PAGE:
June 29, 2020 was a long-awaited day in Finland. After the three months of staring steadily at the first rapidly rising and then slowly declining Covid-19 figures, the number of patients in intensive care finally went back to zero. Already two weeks earlier, the Finnish government had revoked the Emergency Powers Act, signalling a steady but careful shift towards a “new normal”: a sort-of-ordinary social life still haunted by a cautionary undertone.
Although Finland never went to a complete lockdown – there were no curfews, half of the employees worked on-site, the nurseries remained open throughout the spring –, the experiences of the strange and frightening period are still largely to be processed, debated and critically unpacked. While the media discourse and the governmental sources stressed that “we’re all in the same boat”, there was actually a mishmash of tiny vessels with tremendously varying capacities in which people had to sail through the unknown sea.
The experience(s) of Covid-19 are illuminating also for sensory studies, even if still too close to be thoroughly scrutinised. The regulations and recommendations for physical distancing imposed a sort of “sensory lockdown”, a massive in vivo socio-cultural experiment that could have never been implemented without the threat of the pandemic.
It would be natural to think of the past spring in terms of sensory deprivation: we were advised not to touch other people or even to be in the same physical space with them. We had to let go of elementary ways of connecting bodily with others. Also, what was meant as physical distancing quickly became social distancing. Even the spatial boundaries inside which we could wander were severely limited.
However, and especially from the perspective of sensory studies, it is also important to look into how people remediated and reconfigured their habits and sensory relations in the exceptional conditions. A sudden disruption of the accustomed senso-social order not only gives hints about how the “old normal” was constituted in the first place but also sheds light to how people devise new improvisatory tactics that may go well beyond merely compensating for the reduced physical contacts. We were deprived of certain modes of sensing (-together) but surging or even abundant with other ones.
For Sensotra, in April 2020, our little worry among the much bigger worries was to decide on what to do with our much-anticipated international conference: Urban-related sensoria. Transferring a sensory studies conference into a purely digital space was not an easy decision to make. Many sensorial and bodily elements – sights, smells, sounds, or proprioseptics of walking together – would evidently be lost. Neither could we enjoy the particular landscape (in Koli national park, Finland) what we thought would have provided an inspiring backdrop for exchanging and developing ideas. However, we did not want either to throw away the unique opportunity of bringing together researchers, artists and activists around the common topic – of sensing the urban space.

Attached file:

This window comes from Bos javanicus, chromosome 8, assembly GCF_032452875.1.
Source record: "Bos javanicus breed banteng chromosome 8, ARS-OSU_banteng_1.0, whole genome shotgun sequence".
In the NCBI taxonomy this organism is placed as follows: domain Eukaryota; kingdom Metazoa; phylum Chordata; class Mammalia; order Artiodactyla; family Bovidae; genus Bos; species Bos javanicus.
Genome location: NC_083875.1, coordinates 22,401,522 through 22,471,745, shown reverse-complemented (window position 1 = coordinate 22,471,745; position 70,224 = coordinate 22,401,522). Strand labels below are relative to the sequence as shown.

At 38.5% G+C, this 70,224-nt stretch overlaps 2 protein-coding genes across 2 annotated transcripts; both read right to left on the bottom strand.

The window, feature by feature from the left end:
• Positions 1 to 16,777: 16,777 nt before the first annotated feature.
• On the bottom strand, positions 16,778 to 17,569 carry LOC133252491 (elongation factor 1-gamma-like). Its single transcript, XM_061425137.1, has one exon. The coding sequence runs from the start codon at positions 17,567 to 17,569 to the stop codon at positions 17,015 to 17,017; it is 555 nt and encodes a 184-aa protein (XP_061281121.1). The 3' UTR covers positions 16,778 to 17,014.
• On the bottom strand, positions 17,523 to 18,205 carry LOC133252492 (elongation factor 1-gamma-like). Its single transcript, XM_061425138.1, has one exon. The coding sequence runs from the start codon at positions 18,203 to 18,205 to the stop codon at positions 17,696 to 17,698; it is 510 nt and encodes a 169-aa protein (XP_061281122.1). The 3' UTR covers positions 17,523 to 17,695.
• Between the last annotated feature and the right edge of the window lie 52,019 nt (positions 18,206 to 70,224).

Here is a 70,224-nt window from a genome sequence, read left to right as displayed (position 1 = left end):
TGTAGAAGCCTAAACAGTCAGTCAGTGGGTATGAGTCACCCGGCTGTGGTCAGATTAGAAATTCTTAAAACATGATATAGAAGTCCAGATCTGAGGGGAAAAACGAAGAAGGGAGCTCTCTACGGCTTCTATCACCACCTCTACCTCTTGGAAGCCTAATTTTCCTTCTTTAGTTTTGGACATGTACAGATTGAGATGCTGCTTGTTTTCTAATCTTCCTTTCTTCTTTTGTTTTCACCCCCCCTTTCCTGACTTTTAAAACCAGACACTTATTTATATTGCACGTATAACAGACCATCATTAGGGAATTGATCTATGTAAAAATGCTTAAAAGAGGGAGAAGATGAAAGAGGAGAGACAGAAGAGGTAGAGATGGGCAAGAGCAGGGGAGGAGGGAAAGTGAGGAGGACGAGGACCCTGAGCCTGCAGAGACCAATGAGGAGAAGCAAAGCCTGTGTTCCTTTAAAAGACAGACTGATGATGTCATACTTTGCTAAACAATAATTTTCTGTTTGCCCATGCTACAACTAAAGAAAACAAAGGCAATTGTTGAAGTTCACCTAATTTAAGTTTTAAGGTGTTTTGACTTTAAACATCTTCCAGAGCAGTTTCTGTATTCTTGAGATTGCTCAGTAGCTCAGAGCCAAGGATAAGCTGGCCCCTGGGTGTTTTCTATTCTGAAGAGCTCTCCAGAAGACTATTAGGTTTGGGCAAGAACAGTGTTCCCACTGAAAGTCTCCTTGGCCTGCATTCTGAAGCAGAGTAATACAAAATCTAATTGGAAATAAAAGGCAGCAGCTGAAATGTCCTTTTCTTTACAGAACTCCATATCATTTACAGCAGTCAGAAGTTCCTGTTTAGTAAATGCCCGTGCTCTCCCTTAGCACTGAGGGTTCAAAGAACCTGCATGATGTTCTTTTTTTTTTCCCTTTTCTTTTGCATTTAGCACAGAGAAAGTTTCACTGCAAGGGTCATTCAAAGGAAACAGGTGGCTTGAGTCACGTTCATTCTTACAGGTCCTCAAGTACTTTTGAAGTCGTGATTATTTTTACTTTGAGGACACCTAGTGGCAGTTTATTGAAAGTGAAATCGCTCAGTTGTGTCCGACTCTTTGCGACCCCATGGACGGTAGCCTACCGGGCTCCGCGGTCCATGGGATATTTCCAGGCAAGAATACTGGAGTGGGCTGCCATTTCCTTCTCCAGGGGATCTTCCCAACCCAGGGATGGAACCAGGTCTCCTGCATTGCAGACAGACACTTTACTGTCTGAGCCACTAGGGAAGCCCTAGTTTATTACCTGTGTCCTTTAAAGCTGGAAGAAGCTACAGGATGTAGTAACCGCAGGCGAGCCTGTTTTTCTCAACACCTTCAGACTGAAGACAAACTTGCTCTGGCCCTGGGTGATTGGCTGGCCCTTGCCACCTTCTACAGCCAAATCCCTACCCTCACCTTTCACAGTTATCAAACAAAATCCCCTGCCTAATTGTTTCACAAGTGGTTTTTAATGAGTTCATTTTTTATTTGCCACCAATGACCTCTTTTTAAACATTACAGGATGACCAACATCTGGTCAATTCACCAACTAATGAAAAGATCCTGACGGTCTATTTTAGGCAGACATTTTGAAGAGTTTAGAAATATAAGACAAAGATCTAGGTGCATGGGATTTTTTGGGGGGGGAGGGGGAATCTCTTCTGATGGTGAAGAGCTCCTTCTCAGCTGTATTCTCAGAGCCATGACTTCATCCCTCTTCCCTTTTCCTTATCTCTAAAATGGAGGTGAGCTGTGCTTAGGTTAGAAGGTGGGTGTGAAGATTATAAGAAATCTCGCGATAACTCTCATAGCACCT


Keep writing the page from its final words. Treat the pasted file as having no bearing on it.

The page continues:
In June 2020, when preparing the technical aspects of the online conference, I already felt “Zoom-exhausted”. Even that the online teaching for the spring term at the University of Eastern Finland went quite smoothly, I had recognised that the online-only working mode had become burdensome: in every Zoom meeting, there seemed to be less cameras on, and less smiling faces in the ones that were. We were, or at least some of us felt being, overburdened by a restricted mode of sensory communication.
The decision of organising the Urban sensoria conference online somehow reflects the approach that Sensotra takes towards the historical transformations of the sensoria more generally: we acknowledge that the changes brought about by new technologies (such as smartphones) can be (and often are) drastic, pushing away customary ways of relating to the environment and other people. Still, we cannot submerge ourselves into a melancholy that would prevent us from seeing the novel and emerging modes of sensing-together.
From my perspective, which is evidently a partial one, the conference was a success. Instead of negative affects invoked by the Zoom burden, what I witnessed was a prolonged moment of warm-heartedness, togetherness, and conviviality. Even that we heard very kind words about how the conference was organised, it is obvious that this kind of atmosphere cannot be created top-down. Instead, it emerges (if emerges!) semi-spontaneously by and amongst those who come and converge. This said, I wish to thank all of the participants for making the event possible!
Recalibrating after the sensory lockdown is not only about remembering and learning again how to hug a friend without hesitation, but also about building upon and extending on the new modes of connecting, be them “offline” or “online” – or preferably both. Not only the pandemic but also the climate emergency requires us to reconsider our mobility practices as “global academics”. While online conferences cannot replace the atmosphere and open and undetermined potential of the offline ones, they can still teach us to appreciate more the precious moments of converging for a common cause.
Juhana Venäläinen, Assistant Professor of Cultural Studies, University of Eastern Finland